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Thread: Rapunzel Expansion
August 29th, 2013 12:16 PM #1
just saw a closed thread about this name though i think it lovely, a lil much for a first name and a person would get tired of hearing 'let down your hair'.
but i think its a good middle or great inspiration for a unique first so i went looking.
origins of Rapunzels name may come from various stories, info i got from wiki:
1) Rudaba or Roodabeh is a Persian mythological female figure in Ferdowsi's epic Shahnameh. She is the princess of Kabul, daughter of Mehrab Kaboli, and later she becomes married to Zal, as they become lovers. They had two children, including Rostam, the main hero of the Shahnama.
In Dari language of Darbar (Royal Court) which the shahnameh was written Rud means River and Aab means Water. Therefore her name means she of the River Water.
2) It is difficult to be certain which plant species the Brothers Grimm meant by the word Rapunzel, but the following, listed in their own dictionary,are candidates.
- Valerianella locusta. Rapunzel is called Feldsalat in Germany, Nuesslisalat in Switzerland and Vogerlsalat in Austria. Etty's seed catalogue states Corn Salad (Verte de Cambrai) was in use by 1810.
- Campanula rapunculus is known as Rapunzel-Glockenblume in German.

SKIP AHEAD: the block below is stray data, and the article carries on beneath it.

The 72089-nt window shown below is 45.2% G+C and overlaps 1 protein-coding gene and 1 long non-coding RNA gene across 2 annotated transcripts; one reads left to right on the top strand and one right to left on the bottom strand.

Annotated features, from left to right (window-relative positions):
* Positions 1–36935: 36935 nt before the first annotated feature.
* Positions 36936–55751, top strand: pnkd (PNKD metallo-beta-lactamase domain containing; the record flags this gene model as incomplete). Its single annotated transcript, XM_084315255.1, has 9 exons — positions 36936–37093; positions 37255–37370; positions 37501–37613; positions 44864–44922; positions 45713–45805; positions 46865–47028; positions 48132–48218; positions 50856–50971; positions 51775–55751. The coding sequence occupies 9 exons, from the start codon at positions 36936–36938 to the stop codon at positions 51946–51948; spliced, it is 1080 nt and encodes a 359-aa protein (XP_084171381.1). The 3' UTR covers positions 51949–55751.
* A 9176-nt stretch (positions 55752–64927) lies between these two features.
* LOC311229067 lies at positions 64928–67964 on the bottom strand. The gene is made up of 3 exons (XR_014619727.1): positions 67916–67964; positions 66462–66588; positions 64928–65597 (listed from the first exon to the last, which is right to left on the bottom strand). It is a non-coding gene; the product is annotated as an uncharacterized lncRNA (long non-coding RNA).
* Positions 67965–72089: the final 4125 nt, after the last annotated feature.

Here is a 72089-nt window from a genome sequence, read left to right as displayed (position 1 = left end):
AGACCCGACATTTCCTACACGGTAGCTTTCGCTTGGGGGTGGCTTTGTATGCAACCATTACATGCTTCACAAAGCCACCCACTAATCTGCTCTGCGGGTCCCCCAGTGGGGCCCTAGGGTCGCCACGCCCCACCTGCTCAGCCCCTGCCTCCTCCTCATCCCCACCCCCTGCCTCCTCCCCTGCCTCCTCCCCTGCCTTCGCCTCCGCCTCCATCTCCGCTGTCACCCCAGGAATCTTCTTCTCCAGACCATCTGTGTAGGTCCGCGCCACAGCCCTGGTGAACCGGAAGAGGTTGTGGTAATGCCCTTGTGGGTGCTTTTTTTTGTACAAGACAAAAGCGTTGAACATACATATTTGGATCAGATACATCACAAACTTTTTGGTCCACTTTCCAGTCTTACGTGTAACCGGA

- Phyteuma spicatum, known as Ährige Teufelskralle in German.
* anyone want to try getting some names out of those scientific plants?
- Nuesslisa, Neusslisala, Neslisa/la, Nuess
- Valeria (yay! a real one!), Valerianel, Valerelle
- also like Etty!
3) An influence on Grimm's Rapunzel was Petrosinella or Parsley, written by Giambattista Basile in his collection of fairy tales in 1634, Lo cunto de li cunti (The Story of Stories), or Pentamerone. A similar story was published in France by Mademoiselle de la Force, called "Persinette".
4) In the collection of short stories "Red As Blood or Tales of the Sisters Grimmer" by Tanith Lee from the year 1983, Rapunzel is called "Jaspre" and the story is called "The Golden Rope."
5) In Kate Forsyth's Bitter Greens, a retelling of the Rapunzel tale, a little girl called Margherita, and renamed Petrosinella, has the red hair of eight other girls sewn onto her own fiery hair by the witch Selena Leonelli.
6) Some elements of the fairy tale might also have originally been based upon the tale of Saint Barbara, who was said to have been locked in a tower by her father.
7) Another Italian tale, Prunella, has the girl steal the food and be captured by a witch.
- since Prune is so popular in France i could see this catching on somewhere. Prefer Plum so in this case Plumelle/a?
8) "Puddocky" is a German fairy tale. A variant, "Cherry," was collected by the Brothers Grimm, and in French, Madame d'Aulnoy retold it in a literary fairy tale as "The White Cat", altering the tale's frog into a cat. Some variants open with the heroine, who is so greedy for one type of food — cherries in Cherry and parsley in Puddocky — that her mother steals it for her. In Puddocky, this is from a witch who demands her daughter, like in Rapunzel. This story is similar to the Frog Princess/Prince.